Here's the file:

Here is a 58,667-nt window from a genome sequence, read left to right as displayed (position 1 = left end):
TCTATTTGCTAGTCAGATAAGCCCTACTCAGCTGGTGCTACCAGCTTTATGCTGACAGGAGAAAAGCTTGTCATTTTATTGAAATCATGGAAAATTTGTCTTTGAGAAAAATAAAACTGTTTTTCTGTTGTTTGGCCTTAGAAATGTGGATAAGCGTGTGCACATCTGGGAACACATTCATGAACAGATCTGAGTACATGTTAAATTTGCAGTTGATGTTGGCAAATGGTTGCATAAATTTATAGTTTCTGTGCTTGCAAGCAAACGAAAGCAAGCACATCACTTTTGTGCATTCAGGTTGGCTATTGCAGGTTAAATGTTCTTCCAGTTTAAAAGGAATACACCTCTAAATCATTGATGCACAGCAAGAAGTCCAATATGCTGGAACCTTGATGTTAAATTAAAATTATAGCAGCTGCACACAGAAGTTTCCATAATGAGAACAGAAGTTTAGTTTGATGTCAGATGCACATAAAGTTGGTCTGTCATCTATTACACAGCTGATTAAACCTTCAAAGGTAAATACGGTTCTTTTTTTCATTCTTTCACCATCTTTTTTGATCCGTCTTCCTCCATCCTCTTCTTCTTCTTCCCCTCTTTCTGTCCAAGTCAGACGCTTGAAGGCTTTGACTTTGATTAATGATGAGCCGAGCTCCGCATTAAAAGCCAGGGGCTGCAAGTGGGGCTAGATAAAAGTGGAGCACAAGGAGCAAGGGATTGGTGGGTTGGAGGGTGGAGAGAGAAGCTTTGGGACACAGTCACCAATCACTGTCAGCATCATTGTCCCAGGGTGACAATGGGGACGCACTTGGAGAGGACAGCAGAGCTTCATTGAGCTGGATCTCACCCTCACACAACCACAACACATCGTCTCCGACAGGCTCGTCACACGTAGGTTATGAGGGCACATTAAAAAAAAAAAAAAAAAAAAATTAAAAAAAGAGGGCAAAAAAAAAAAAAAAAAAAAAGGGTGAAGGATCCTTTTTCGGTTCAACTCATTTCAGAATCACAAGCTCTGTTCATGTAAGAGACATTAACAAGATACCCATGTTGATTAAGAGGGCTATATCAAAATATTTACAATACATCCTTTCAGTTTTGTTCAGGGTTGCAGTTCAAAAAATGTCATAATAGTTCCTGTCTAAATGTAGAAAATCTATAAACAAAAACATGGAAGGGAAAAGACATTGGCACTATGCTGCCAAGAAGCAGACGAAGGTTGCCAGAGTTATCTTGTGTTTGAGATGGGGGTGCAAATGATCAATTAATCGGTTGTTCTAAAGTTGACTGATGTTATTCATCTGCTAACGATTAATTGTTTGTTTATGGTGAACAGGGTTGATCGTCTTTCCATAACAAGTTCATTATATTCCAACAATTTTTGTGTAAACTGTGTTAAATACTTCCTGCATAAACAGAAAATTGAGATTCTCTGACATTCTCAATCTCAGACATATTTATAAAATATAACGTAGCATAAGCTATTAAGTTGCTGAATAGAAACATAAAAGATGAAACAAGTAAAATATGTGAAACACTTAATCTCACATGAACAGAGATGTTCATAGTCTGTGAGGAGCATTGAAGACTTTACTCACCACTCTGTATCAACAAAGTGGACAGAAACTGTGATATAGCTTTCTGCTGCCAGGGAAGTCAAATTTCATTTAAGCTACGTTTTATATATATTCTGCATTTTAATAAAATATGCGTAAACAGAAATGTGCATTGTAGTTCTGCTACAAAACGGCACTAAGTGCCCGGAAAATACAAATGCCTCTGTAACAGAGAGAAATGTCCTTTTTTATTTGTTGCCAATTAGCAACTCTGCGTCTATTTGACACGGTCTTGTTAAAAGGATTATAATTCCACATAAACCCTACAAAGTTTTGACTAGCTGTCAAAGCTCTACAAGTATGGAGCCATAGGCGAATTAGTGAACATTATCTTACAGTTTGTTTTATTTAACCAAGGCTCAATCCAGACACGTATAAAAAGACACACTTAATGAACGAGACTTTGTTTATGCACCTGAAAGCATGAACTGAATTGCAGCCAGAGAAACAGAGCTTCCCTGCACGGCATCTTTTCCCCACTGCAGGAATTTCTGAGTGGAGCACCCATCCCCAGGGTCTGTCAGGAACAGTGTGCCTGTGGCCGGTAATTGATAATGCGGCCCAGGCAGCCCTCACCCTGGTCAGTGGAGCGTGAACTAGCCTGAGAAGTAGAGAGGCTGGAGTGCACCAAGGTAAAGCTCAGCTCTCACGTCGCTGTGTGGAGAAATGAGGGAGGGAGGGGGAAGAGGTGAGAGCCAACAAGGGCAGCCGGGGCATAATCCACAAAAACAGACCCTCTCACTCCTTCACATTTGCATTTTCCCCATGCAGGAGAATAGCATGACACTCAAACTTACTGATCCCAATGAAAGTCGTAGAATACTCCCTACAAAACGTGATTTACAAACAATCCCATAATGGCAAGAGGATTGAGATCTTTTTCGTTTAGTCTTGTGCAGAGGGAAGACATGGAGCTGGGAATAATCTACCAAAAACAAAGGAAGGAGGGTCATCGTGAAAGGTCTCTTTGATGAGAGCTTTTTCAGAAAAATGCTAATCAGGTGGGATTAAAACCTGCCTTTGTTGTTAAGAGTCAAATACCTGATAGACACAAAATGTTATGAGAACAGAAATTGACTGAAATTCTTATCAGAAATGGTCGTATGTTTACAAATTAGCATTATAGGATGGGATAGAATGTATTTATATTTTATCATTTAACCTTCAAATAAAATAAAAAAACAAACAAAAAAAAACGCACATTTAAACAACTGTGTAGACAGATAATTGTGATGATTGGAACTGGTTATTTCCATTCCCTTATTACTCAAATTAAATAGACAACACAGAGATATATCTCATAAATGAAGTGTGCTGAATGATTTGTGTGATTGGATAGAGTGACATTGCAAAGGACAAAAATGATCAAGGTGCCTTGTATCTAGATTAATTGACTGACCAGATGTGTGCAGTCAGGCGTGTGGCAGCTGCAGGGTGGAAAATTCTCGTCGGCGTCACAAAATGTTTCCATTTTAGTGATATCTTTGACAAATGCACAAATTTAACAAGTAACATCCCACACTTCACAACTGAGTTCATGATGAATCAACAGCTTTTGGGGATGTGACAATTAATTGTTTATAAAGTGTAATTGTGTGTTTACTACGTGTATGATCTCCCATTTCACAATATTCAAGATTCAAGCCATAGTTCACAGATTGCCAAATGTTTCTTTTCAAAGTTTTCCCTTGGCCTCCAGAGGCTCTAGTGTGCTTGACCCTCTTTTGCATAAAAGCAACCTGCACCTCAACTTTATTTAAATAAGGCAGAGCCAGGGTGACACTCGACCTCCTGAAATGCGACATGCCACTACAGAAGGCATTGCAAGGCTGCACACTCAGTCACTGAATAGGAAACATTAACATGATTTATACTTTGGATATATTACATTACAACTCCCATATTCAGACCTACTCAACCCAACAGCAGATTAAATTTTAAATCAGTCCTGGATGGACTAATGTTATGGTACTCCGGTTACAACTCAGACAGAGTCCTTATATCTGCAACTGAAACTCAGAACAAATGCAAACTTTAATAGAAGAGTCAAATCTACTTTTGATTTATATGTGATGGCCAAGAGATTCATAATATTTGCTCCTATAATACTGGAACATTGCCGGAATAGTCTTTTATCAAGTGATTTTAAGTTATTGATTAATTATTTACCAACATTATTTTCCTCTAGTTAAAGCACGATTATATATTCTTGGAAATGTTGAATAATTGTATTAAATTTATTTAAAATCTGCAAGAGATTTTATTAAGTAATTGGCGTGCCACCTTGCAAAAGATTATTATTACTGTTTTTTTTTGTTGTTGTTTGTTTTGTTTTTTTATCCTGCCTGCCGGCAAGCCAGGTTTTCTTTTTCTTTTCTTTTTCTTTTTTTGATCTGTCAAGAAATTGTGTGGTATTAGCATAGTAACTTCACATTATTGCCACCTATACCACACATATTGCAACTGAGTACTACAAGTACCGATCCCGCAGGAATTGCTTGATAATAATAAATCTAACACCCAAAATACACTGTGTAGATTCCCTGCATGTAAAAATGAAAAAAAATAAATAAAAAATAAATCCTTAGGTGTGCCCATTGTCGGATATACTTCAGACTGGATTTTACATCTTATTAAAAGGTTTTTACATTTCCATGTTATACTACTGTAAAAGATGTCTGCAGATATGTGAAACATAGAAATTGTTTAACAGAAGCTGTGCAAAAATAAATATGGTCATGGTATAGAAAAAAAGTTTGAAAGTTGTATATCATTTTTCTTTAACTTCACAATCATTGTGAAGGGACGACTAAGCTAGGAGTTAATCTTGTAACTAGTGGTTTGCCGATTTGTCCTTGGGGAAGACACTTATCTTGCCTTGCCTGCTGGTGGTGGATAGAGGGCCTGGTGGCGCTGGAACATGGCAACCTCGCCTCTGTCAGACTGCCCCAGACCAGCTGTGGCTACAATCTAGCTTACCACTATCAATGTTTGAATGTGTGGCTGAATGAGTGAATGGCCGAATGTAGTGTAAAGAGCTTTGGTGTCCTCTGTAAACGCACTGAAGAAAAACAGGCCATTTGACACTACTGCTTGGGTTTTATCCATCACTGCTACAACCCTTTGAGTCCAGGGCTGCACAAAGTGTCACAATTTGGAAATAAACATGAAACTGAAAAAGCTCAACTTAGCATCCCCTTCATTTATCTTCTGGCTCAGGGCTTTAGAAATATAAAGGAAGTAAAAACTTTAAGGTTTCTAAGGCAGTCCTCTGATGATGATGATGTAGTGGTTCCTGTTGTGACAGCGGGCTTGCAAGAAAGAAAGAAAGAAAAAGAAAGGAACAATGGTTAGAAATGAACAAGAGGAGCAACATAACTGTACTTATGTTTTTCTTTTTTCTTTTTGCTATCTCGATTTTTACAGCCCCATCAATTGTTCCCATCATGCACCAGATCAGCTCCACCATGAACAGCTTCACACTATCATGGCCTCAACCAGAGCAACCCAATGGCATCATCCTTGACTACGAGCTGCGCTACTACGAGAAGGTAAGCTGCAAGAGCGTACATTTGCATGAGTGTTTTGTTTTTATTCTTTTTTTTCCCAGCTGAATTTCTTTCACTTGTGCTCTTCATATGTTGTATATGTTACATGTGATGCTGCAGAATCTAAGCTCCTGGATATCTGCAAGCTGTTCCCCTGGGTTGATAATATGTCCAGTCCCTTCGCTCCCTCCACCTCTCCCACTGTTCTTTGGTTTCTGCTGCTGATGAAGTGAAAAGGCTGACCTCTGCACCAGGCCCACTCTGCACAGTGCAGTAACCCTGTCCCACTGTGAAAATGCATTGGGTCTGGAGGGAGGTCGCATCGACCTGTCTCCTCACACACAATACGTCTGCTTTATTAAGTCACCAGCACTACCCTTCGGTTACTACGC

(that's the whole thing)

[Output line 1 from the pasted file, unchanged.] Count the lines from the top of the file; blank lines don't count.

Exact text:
Here is a 58,667-nt window from a genome sequence, read left to right as displayed (position 1 = left end):